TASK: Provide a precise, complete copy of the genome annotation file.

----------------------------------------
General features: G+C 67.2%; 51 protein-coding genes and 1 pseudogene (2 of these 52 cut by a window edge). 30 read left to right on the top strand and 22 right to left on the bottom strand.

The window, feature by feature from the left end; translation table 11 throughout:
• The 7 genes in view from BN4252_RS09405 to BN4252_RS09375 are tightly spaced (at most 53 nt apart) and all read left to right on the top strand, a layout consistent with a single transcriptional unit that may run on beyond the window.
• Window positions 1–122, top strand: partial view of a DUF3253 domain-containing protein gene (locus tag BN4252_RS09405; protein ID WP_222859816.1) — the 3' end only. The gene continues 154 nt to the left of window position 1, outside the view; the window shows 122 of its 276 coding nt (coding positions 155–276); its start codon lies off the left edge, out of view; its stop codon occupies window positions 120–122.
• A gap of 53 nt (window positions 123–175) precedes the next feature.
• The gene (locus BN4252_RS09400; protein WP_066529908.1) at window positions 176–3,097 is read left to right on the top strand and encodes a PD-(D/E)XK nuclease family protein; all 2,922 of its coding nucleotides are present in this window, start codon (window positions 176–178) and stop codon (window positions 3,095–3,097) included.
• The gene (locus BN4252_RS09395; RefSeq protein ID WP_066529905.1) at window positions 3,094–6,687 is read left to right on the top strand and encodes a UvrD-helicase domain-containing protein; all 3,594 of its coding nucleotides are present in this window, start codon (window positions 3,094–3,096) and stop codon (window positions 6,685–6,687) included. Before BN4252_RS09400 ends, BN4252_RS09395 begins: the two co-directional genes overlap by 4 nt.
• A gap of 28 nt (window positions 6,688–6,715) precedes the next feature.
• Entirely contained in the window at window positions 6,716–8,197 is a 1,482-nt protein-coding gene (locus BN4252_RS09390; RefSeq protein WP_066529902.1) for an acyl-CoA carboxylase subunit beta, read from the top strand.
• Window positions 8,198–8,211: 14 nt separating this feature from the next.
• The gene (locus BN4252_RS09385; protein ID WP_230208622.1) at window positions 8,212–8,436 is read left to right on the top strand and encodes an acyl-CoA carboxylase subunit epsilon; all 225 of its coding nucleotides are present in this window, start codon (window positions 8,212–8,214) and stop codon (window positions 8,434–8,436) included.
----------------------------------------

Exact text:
General features: G+C 67.2%; 51 protein-coding genes and 1 pseudogene (2 of these 52 cut by a window edge). 30 read left to right on the top strand and 22 right to left on the bottom strand.

The window, feature by feature from the left end; translation table 11 throughout:
• The 7 genes in view from BN4252_RS09405 to BN4252_RS09375 are tightly spaced (at most 53 nt apart) and all read left to right on the top strand, a layout consistent with a single transcriptional unit that may run on beyond the window.
• Window positions 1–122, top strand: partial view of a DUF3253 domain-containing protein gene (locus tag BN4252_RS09405; protein ID WP_222859816.1) — the 3' end only. The gene continues 154 nt to the left of window position 1, outside the view; the window shows 122 of its 276 coding nt (coding positions 155–276); its start codon lies off the left edge, out of view; its stop codon occupies window positions 120–122.
• A gap of 53 nt (window positions 123–175) precedes the next feature.
• The gene (locus BN4252_RS09400; protein WP_066529908.1) at window positions 176–3,097 is read left to right on the top strand and encodes a PD-(D/E)XK nuclease family protein; all 2,922 of its coding nucleotides are present in this window, start codon (window positions 176–178) and stop codon (window positions 3,095–3,097) included.
• The gene (locus BN4252_RS09395; RefSeq protein ID WP_066529905.1) at window positions 3,094–6,687 is read left to right on the top strand and encodes a UvrD-helicase domain-containing protein; all 3,594 of its coding nucleotides are present in this window, start codon (window positions 3,094–3,096) and stop codon (window positions 6,685–6,687) included. Before BN4252_RS09400 ends, BN4252_RS09395 begins: the two co-directional genes overlap by 4 nt.
• A gap of 28 nt (window positions 6,688–6,715) precedes the next feature.
• Entirely contained in the window at window positions 6,716–8,197 is a 1,482-nt protein-coding gene (locus BN4252_RS09390; RefSeq protein WP_066529902.1) for an acyl-CoA carboxylase subunit beta, read from the top strand.
• Window positions 8,198–8,211: 14 nt separating this feature from the next.
• The gene (locus BN4252_RS09385; protein ID WP_230208622.1) at window positions 8,212–8,436 is read left to right on the top strand and encodes an acyl-CoA carboxylase subunit epsilon; all 225 of its coding nucleotides are present in this window, start codon (window positions 8,212–8,214) and stop codon (window positions 8,434–8,436) included.